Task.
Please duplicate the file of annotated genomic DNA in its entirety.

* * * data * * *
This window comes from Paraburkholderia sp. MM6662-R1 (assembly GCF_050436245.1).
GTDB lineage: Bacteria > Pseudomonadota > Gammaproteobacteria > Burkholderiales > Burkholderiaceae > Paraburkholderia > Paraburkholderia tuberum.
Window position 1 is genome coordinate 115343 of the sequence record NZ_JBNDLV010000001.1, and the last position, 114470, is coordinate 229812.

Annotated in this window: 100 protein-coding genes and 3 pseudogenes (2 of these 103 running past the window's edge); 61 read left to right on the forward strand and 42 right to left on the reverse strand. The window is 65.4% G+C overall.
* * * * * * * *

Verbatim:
This window comes from Paraburkholderia sp. MM6662-R1 (assembly GCF_050436245.1).
GTDB lineage: Bacteria > Pseudomonadota > Gammaproteobacteria > Burkholderiales > Burkholderiaceae > Paraburkholderia > Paraburkholderia tuberum.
Window position 1 is genome coordinate 115343 of the sequence record NZ_JBNDLV010000001.1, and the last position, 114470, is coordinate 229812.

Annotated in this window: 100 protein-coding genes and 3 pseudogenes (2 of these 103 running past the window's edge); 61 read left to right on the forward strand and 42 right to left on the reverse strand. The window is 65.4% G+C overall.